Book Review: Lost Books of the Odyssey, Or, You Don't Know Nuthin' Bout Odysseus


The premise is simple: Odysseus, wily storyteller, told different versions of events to different audiences, all the better to protect himself and his family from the wrath of gods and enemies. The Odyssey, as written by Homer, is but one version of events. 44 variations have been excavated from an archaeological site, providing the titular Lost Books of the Odyssey.

The scholarly pretense is effective. After all, there's no question that Odysseus is a trickster, a deceiver of men. In 44 vignettes, Zachary Mason offers a series of witty counterfactuals to The Iliad and The Odyssey. Some stories are simple retellings, others add color and fill in the gaps in these stories of gods among men.

As apocrypha should be, Lost Books is both fragmented and non-linear, owing more to the experimental ministrations of Borges or Lord Dunsany than to the narrative excellence of Homer.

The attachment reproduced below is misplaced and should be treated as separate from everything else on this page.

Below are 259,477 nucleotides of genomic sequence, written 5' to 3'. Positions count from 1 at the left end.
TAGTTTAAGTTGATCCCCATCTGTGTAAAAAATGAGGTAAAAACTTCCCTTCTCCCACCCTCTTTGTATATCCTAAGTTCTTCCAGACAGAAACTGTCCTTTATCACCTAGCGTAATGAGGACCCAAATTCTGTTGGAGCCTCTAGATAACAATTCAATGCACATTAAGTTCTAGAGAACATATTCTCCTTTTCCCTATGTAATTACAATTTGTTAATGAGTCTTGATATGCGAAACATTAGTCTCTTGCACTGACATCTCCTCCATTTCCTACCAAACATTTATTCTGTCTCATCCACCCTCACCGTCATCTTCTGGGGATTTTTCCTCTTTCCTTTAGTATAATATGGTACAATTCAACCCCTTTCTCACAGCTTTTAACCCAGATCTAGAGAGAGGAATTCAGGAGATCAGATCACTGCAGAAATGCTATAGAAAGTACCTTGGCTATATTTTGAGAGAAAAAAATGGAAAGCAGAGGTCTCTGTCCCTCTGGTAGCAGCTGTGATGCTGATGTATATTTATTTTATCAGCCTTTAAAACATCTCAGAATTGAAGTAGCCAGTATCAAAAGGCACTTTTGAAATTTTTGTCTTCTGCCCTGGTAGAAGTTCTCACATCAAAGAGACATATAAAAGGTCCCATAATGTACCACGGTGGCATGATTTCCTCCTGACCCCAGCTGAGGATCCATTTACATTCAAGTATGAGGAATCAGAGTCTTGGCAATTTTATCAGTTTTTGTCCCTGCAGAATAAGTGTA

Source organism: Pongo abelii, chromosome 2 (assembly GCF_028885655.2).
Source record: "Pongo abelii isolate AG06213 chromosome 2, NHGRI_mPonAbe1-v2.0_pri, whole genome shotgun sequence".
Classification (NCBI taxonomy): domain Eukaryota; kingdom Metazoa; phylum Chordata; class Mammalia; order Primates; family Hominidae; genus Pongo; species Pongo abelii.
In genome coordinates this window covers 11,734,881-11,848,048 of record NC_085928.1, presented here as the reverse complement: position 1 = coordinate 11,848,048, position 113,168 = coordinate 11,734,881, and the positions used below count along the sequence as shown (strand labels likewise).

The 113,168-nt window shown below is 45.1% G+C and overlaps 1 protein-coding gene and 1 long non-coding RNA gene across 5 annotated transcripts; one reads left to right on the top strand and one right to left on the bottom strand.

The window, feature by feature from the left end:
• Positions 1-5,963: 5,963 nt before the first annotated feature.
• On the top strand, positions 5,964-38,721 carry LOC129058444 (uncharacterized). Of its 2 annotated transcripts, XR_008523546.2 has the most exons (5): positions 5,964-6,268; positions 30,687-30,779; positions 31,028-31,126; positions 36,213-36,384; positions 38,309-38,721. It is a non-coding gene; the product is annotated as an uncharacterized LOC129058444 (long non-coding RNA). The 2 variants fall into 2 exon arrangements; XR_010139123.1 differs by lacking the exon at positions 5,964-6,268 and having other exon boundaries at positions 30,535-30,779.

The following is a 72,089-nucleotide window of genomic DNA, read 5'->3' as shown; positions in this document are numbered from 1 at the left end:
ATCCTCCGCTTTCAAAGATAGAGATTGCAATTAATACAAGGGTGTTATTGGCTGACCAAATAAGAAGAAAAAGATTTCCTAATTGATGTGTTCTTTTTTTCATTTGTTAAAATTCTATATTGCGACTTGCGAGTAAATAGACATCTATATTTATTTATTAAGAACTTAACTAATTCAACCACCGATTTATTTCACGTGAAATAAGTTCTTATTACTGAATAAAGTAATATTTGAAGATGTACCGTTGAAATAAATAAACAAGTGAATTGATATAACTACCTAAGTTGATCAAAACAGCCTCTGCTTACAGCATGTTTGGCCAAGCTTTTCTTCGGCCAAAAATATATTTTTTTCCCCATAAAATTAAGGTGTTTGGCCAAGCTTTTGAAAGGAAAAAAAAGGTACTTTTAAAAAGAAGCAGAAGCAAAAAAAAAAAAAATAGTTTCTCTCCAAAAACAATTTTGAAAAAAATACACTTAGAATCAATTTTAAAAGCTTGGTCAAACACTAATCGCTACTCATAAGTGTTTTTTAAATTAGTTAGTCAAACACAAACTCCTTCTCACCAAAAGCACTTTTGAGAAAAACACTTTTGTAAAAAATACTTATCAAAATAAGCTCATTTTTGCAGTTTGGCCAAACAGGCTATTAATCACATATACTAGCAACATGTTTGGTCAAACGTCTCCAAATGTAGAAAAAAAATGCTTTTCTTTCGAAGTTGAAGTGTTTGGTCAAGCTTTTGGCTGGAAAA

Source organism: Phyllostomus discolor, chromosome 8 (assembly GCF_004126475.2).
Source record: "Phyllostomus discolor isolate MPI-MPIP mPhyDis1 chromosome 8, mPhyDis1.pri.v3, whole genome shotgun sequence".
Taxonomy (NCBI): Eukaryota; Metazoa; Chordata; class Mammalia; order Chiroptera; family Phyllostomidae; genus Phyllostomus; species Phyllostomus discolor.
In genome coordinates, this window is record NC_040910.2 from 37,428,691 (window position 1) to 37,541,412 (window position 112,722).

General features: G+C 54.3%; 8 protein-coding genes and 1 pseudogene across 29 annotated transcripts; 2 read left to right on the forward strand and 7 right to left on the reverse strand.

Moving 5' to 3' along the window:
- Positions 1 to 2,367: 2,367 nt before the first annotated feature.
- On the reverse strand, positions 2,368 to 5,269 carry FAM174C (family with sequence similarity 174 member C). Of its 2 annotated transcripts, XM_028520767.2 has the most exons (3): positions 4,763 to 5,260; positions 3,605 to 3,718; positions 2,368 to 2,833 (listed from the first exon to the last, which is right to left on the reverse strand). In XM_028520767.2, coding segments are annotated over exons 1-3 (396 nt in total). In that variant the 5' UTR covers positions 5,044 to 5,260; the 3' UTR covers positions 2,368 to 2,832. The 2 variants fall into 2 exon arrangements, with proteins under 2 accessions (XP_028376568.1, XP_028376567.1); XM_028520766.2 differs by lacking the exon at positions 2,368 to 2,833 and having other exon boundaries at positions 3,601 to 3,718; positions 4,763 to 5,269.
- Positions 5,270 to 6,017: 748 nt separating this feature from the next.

Unlike many experimental works, however, Mason's connects with the heart as well as the head, making Dunsany a sort of apt comparison. The beauty of The Odyssey is precisely that its leads are so familiar; we are already aware of two similar yet different "canon" versions in the Roman myth and the Greek myth, so why not 44 other retellings? We have emotional attachments to Homeric concepts of heroism and bravery that Mason neatly turns on their heads. (To be honest, I'm not sure this book would work QUITE as well for people who aren't familiar with the Homeric tales).

I suppose I should mention that not all 44 work (one or two are too fanciful even for this fanciful concept), but none fail to entertain. Personal favorites include an O. Henry-esque tale of Medusa, Odyssey fashioning Achilles as a clay simulacrum, and Odyssey returning home to Ithaca only to find himself already there, seated by his wife. These are some of the less experimental tales in the book. I will not spoil the rest for you here.

Zach Mason deserves credit not only for bravery (messing with Homer? Seriously?) but for creating a wonderfully diverting work. Next, he's moving to Ovid's Metamorphoses. I can't wait.

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